Wednesday, March 26, 2014

What Came Before

The ultrasound -- the anatomy scan -- was last Tuesday. It was supposed to be today. We moved it up a week because a scary test result told us to. I guess this was our clue.

At my 16-week OB visit, just two short weeks ago, I waited an hour for a five-minute visit with the doctor. She told me to stop worrying about miscarriage. We scheduled a c-section. She listened to the galloping heartbeat. It was the last time we'd hear it.

She asked me if my MFM was doing an AFP (alpha feto-protein) test. Since this was a PGD embryo, we'd decided not to do the chromosomal testing. But the AFP was for neural tube defects. So I agreed to it, and although I always welcome something new to google, I didn't think a single thing of it. Until I got a call, late Friday afternoon, from my MFM.

The call was odd because the OB had run the test, but it turned out my OB had called my MFM about the result -- which didn't seem like a good sign. She told me my AFP was high. How high, I said. She launched into some explanation about medians and multiples, that mine was 3.6 and they want to see below 2.5, and I wanted to scream that I am an English major and I do not speak Math. By then, I was shivering like a small dog, which is my body's natural response to hearing possibly scary news about my baby at 4:30 p.m. on a Friday afternoon, when there is nothing to do but google and worry all weekend.

I was told it could be a neural tube defect, like Spina Bifida, or another anatomical defect. Or a placenta issue. Or absolutely nothing. I researched the heck out of it. Learned about Multiples of Median. Read medical journal articles and MFM texts. I found out that early bleeding from a subchorionic hematoma or placental lakes, both of which I had, could contribute to a high AFP. That felt hopeful, but also a little too easy. I chose to ignore the part about high AFP pointing to fetal demise.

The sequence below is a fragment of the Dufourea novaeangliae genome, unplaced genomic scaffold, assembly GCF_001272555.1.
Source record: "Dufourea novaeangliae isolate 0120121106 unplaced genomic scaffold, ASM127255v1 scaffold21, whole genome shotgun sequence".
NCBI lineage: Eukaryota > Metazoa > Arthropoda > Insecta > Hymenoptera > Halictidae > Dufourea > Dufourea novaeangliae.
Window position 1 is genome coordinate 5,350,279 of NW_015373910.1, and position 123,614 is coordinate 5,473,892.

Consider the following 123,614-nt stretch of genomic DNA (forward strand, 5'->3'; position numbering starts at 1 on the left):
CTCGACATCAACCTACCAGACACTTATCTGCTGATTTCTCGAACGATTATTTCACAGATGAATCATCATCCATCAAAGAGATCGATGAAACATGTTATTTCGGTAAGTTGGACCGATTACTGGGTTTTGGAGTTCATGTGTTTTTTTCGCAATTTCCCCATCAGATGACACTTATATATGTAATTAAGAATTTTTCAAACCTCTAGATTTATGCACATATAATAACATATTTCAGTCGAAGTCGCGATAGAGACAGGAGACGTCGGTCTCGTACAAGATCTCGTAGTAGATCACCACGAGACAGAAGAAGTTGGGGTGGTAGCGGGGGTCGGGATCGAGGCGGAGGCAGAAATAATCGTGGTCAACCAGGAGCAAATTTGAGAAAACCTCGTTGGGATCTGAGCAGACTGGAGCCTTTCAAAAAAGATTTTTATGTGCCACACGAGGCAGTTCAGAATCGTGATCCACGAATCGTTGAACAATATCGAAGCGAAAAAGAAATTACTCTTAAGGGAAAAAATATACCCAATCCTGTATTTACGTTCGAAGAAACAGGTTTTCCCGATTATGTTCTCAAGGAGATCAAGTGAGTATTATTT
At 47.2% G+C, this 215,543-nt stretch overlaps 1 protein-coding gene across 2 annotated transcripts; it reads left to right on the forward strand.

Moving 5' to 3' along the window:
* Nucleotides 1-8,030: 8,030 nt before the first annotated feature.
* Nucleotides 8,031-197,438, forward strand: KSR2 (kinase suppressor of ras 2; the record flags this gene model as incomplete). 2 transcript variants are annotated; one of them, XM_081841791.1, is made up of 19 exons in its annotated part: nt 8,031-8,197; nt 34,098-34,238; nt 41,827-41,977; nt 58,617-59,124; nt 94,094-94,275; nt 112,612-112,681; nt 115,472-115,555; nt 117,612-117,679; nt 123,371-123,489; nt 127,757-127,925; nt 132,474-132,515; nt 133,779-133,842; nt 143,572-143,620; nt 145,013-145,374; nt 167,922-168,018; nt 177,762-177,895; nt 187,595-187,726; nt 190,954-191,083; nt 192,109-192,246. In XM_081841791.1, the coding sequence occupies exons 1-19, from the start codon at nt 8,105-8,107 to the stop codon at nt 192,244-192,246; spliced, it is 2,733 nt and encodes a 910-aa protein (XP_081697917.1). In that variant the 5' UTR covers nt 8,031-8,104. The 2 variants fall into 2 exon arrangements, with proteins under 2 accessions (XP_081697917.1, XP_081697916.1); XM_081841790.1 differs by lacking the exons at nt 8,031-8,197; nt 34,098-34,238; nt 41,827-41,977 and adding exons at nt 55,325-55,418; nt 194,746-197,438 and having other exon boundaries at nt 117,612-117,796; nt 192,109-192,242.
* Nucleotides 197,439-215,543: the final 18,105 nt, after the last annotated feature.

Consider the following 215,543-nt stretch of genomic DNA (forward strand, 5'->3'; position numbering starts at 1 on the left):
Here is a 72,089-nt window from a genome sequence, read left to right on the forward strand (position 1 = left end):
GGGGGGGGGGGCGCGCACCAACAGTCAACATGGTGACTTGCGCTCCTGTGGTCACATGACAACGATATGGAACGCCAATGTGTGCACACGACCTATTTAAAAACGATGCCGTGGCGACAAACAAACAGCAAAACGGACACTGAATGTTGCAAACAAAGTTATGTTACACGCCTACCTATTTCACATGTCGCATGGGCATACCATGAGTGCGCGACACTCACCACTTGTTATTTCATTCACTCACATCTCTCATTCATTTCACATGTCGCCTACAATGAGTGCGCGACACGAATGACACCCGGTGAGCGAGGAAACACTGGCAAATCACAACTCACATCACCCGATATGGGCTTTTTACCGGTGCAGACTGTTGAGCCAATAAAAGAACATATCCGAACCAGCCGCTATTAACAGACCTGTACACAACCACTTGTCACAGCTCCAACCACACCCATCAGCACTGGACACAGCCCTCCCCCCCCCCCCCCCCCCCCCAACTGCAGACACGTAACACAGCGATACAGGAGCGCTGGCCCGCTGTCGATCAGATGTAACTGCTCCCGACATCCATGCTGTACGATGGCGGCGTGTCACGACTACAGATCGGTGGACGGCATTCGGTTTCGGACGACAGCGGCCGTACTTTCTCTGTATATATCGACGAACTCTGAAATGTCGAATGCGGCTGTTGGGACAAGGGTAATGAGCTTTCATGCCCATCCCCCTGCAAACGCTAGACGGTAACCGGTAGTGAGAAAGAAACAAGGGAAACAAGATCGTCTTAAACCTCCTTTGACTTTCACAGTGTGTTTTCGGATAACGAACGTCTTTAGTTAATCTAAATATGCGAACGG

I couldn't sleep Monday night. By the time I walked into the ultrasound on Tuesday, I thought we'd hear some kind of news. Maybe some correctable stomach issue, or a minor form of Spina Bifida (which seemed incredibly unlikely given my religious folic acid consumption). Maybe, and this seemed much more likely given my history, a placental issue that could be scary but somehow manageable. Here's the paradox: Although I always, always expected, every time I walked into any appointment, that they might tell me the worst had happened, the truth is that last Tuesday, no heartbeat was the last thing I thought we'd hear.

The doctors seemed surprised that I was so anxious about the high AFP. It was confusing, because they told me it was probably nothing, even as they felt the need to alert me before the weekend, when we couldn't verify anything until the following week. Maybe they didn't get it because these doctors are new to me and my story -- they haven't previously been along for the tough slog, when too many times I have fallen squarely on the wrong side of the odds in my favor.


Unknown said...

I so get being on the wrong side of the odds, even when those odds are small. Once you've been on the wrong side of the odds one too many times, it's like it changes your brain. I don't like it, but it seems that I've turned from an optimist to pessimist on a lot of things.

I've really been thinking of you a lot. I'm hoping for peace and healing for you. This is a lot to get through. Your bloggy friends are all here for you, lean on us as much as you want. We're listening and we want to help with whatever we can.


Turia said...

I don't speak Math either. I get my sister (PhD in microbiology) to research and interpret tests for me. I'm sorry you had to do it yourself over the weekend while waiting for the u/s.

Hugs, hun. Each and every day.

Holly said...

I am so sorry. It's not fair that people who have fertility issues and go through the ringer to FINALLY get pregnant still can have MORE odds against them. I was the exact same as you my whole pregnancy with the twins. I didn't even know pPROM existed so I didn't worry about it. It happens to .04% of the population and I feel into that. Stupid stupid odds. Much love to you and you walk through this and process it. <3

Amelia said...

So similar to my story. I'm so sorry this happened to you. I'm beyond sorry actually.
Sending love.

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